Winter has ended in Utah and the weather is getting warmer, causing scientists, water conservation organizations and climate change activists to increasingly worry about the impact of climate change on the snow in Utah.
Ski Utah’s website says Utah has more than 15 world-famous ski resorts and other winter businesses such as outdoor ice skating, snow tubing and the Ice Castles. Utah is known for having the “greatest snow on earth” and is a popular place for winter tourism.
According to the research article “Climate Change and Utah Ski Resorts: Impacts, Perceptions, and Adaptation Strategies,” as the climate warms up and precipitation declines, the length of the skiing and snowboarding season is expected to get shorter and become more variable.
Utah’s economy depends on the snowpack. The research paper says, “Statewide analyses have found that winters with particularly high levels of snow contributed an additional U.S. $49 million to the state’s economy, while low-snow years resulted in a 7% decrease in skier visits and a loss of U.S. $53 million to the Utah economy.”
NASA published a webpage of facts and causes of climate change which says the temperature of the earth is rising because of human activities like burning fossil fuels, which increase the concentration of greenhouse gases in the atmosphere.
“Businesses aren’t immune to climate change. It’s not a matter of if businesses will be affected by climate, but it’s a matter of when,” said Jeff Bousson, climate program manager for Utah Clean Energy.
Utah’s winter business economy could be in danger as the season becomes shorter and the snowpack declines, Bousson said. He said Park City lost six weeks of snow because of climate change last year.
Utah’s snowpack accounts for 95% of Utah’s water, said Nick Halberg, a research and policy analyst for Utah Rivers Council. Over the past few years, snowpack has decreased in depth about 20%, according to the research paper.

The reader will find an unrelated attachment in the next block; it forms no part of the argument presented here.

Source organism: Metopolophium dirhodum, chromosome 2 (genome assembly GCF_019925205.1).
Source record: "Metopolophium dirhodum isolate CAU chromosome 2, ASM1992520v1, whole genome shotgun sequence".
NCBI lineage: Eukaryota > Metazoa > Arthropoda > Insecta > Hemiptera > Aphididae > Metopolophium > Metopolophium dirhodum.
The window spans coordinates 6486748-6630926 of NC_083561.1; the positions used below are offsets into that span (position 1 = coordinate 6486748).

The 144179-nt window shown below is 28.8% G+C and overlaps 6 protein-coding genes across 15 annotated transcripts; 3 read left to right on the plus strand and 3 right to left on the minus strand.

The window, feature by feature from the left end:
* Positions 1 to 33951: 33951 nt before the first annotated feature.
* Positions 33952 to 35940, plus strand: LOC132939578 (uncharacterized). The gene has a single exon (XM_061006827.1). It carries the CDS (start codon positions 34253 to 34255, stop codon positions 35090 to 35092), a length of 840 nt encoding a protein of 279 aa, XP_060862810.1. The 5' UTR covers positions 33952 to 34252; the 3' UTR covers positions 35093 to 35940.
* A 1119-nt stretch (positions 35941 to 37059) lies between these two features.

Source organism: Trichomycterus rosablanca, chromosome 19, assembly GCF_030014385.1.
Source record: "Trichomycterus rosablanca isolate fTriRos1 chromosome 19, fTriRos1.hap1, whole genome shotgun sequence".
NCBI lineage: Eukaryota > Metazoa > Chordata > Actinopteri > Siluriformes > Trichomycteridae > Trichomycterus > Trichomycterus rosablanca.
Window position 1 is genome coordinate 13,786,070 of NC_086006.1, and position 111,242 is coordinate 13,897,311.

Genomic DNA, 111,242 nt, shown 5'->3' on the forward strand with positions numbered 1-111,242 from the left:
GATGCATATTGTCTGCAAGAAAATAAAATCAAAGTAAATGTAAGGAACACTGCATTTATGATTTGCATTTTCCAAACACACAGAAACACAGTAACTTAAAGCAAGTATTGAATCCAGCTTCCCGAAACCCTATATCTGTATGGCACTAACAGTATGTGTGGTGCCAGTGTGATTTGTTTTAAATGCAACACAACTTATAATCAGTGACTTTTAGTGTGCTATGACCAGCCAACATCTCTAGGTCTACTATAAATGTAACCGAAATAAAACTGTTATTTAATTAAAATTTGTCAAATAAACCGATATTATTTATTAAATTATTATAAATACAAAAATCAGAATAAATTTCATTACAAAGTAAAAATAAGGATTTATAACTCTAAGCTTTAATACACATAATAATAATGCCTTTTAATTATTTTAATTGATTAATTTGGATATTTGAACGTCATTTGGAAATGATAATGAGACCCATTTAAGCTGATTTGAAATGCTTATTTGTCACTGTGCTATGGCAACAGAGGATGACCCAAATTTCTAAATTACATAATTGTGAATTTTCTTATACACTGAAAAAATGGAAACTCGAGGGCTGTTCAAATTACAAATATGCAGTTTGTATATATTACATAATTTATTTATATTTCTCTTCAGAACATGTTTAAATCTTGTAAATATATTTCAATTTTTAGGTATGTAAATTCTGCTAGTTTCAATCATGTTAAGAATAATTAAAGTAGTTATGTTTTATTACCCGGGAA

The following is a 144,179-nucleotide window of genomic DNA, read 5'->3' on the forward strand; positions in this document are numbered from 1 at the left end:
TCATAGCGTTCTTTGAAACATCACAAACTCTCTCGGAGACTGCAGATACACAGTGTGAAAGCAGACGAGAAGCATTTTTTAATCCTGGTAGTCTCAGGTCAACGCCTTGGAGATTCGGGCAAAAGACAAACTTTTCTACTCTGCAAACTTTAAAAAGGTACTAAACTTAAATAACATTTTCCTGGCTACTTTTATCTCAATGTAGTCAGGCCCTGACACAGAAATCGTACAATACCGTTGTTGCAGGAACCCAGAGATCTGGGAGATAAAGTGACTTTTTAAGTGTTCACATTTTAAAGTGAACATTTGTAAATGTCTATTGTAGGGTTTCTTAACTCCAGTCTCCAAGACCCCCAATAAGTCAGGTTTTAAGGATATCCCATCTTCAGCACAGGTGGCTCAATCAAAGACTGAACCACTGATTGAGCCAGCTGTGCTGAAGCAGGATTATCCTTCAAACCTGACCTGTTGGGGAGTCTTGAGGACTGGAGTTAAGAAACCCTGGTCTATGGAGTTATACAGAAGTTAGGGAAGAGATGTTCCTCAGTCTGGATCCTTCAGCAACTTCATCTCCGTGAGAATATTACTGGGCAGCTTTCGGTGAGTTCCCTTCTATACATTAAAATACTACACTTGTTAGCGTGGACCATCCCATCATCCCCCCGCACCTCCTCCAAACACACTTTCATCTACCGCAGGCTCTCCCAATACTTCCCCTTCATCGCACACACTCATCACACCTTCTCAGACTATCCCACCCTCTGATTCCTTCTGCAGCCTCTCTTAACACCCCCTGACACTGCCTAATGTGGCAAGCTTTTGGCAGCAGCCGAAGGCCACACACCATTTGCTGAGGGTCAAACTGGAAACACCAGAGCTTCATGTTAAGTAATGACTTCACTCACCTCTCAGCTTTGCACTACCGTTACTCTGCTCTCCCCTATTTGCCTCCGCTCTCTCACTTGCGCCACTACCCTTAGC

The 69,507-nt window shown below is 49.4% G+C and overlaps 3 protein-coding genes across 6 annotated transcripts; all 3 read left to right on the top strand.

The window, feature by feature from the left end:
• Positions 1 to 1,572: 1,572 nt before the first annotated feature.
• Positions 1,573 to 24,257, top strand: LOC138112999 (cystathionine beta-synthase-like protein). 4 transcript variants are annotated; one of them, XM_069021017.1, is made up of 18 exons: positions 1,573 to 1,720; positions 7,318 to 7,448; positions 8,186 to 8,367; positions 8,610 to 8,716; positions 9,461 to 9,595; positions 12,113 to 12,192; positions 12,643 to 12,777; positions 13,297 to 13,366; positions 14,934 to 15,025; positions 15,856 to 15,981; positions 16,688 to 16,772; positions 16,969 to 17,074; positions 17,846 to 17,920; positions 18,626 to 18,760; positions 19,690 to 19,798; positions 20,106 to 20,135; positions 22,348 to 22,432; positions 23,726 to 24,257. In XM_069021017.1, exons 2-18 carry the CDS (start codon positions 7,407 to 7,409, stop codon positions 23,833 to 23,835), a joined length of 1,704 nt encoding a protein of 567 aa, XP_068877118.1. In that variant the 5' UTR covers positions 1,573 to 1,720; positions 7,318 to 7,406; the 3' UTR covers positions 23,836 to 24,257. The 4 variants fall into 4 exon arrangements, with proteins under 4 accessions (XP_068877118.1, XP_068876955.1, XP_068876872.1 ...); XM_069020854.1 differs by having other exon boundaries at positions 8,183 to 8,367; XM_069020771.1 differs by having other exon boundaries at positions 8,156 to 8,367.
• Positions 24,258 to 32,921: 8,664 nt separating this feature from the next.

“Climate change is inevitable. We just have to figure out what we can do to adjust and figure it out. There are mitigation measures we can take,” Halberg said. “Any businesses that depend on snow are going to have a hard time, but hopefully they can figure out a way to adapt and keep their business going.”
The Ice Castles in Midway, a business that depends on cold weather to create a wintry visual experience for visitors, had to close earlier than usual in early February because of the warming temperatures, according to Ice Castle officials.
Winter businesses may have to close earlier than expected, Bousson said. Snow machines can help ski resorts extend their season, but it can be expensive and time-consuming.
Peter Howe, a scientist from Utah State University, studies human-environment geography, specifically the “intersection of human perception and cognition with vulnerability and adaptation to climate change,” as his biography states.
Howe grew up in Utah, where he was able to see the effects of climate change through the droughts, wildfires and poor air quality, he said. He described climate change as “the biggest challenge for us as a society” that will cause a lot of “negative impacts for people and the things that people value.”
“Climate change affects the frequency and severity of extreme weather events. The situation of winter businesses is an example of the threshold that we’re at when it comes to climate change. It could make the season potentially unviable and much shorter in the future,” Howe said.
Other businesses like outdoor ice skating rinks in Utah are also at risk because the weather isn’t cold enough for water to freeze, Howe said. For an economy that depends on winter and snow, climate change poses a threat to businesses that have historically depended on snow.
“Even though it’s scary, we shouldn’t be discouraged. Climate change is having significant effects on our water resources, and the solution for that is conservation. We just need to continue to do whatever we can,” Halberg said.
Halberg encouraged all Utahns to get involved to slow climate change. Joining student groups and encouraging the legislature to fight climate change are potential ways residents can help, he said.
“What we choose to do now over the next 8–10 years will have a serious impact on what kind of climate change future we choose to live in,” Bousson said.